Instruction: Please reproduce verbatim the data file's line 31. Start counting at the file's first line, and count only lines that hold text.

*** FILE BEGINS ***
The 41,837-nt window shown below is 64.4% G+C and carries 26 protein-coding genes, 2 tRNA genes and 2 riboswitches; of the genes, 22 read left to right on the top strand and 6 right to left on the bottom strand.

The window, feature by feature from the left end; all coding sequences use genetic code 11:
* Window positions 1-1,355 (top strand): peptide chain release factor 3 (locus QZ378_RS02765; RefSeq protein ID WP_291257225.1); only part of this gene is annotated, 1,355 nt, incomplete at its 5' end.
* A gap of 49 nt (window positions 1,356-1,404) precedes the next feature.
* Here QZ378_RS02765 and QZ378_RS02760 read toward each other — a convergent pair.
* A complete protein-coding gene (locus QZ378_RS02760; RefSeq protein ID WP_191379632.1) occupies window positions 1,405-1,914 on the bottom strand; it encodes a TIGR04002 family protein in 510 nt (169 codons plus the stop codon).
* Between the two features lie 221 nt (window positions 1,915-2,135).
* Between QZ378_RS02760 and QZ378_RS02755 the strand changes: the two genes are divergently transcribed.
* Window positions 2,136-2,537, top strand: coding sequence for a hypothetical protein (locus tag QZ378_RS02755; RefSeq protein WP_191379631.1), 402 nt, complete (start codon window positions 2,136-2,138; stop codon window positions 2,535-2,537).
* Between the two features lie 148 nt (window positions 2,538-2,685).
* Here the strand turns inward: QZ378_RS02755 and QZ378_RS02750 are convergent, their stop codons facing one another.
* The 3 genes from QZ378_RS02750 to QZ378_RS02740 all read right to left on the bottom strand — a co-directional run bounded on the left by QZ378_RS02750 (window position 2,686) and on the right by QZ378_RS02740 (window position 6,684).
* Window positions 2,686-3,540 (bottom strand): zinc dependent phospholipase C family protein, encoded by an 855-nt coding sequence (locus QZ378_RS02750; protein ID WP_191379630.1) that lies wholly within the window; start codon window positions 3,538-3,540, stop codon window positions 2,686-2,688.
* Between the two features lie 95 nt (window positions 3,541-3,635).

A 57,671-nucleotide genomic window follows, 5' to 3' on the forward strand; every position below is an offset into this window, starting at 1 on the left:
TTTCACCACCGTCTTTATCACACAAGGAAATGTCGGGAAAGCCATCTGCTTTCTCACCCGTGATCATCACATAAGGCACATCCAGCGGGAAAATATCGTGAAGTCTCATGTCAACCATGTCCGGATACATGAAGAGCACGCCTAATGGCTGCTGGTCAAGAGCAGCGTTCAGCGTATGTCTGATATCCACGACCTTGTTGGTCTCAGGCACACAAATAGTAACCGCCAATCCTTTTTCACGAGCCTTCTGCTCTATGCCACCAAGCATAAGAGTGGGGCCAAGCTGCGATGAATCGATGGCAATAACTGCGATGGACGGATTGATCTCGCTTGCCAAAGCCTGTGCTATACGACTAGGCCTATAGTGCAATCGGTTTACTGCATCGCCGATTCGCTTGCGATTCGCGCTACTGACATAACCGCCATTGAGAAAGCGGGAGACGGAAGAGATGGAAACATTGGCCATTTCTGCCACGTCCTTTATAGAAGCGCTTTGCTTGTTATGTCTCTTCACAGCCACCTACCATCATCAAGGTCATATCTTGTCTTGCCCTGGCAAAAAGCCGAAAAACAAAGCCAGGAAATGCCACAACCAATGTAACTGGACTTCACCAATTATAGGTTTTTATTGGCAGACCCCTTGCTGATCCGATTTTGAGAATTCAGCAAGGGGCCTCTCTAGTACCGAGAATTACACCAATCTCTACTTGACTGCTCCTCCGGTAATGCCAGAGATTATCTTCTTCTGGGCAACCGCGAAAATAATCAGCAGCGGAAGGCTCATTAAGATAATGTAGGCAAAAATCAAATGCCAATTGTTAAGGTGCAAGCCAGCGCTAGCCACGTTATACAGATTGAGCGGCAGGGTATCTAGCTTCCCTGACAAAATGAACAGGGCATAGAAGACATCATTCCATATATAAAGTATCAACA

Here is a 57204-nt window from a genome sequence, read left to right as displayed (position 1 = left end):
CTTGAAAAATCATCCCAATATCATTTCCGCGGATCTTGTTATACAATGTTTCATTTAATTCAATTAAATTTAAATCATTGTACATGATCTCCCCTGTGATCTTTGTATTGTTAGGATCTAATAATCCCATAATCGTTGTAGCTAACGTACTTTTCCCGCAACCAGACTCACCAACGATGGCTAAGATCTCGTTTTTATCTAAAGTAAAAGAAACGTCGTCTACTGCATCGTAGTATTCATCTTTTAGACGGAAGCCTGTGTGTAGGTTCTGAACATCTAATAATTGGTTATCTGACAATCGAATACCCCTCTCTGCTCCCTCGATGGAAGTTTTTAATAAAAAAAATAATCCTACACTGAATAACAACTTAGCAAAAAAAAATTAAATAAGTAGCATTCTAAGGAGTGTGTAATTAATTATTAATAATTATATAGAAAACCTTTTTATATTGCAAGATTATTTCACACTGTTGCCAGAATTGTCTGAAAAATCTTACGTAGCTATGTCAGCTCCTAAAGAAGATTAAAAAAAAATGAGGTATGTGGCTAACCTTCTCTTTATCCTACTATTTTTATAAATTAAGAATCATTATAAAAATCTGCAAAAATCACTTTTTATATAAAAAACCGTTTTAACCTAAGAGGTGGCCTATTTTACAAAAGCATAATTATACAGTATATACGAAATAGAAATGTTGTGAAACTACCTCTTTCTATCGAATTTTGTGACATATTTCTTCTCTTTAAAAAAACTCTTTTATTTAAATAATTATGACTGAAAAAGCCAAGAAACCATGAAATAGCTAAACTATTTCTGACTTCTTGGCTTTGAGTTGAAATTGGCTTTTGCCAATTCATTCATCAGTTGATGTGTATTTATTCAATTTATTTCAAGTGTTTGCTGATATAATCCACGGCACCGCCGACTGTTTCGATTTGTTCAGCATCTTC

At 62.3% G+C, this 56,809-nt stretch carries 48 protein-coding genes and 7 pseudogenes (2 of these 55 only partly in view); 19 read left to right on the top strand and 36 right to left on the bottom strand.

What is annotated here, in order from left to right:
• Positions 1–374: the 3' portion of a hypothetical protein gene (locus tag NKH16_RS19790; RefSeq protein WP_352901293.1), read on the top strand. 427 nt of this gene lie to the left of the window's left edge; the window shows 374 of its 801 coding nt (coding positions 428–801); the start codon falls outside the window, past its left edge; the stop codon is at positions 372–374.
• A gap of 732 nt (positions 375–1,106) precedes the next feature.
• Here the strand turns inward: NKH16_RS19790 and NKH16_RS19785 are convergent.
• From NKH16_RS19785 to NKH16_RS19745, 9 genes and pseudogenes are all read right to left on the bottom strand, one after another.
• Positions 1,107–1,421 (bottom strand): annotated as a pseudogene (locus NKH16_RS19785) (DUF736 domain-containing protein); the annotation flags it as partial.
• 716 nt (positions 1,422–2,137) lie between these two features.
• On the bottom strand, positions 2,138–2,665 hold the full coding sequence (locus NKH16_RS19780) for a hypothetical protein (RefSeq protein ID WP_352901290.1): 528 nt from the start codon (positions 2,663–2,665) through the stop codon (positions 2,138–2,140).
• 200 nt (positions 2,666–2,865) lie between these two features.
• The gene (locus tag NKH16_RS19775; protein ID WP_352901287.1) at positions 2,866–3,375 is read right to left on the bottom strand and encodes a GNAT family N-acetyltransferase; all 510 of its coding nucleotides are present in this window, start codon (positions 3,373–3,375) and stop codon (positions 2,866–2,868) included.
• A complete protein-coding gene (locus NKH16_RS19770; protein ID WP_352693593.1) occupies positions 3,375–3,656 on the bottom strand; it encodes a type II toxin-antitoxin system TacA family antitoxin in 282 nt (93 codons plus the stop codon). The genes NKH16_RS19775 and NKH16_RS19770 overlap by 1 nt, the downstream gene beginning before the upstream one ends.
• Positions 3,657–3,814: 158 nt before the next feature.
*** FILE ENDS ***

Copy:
• Positions 3,657–3,814: 158 nt before the next feature.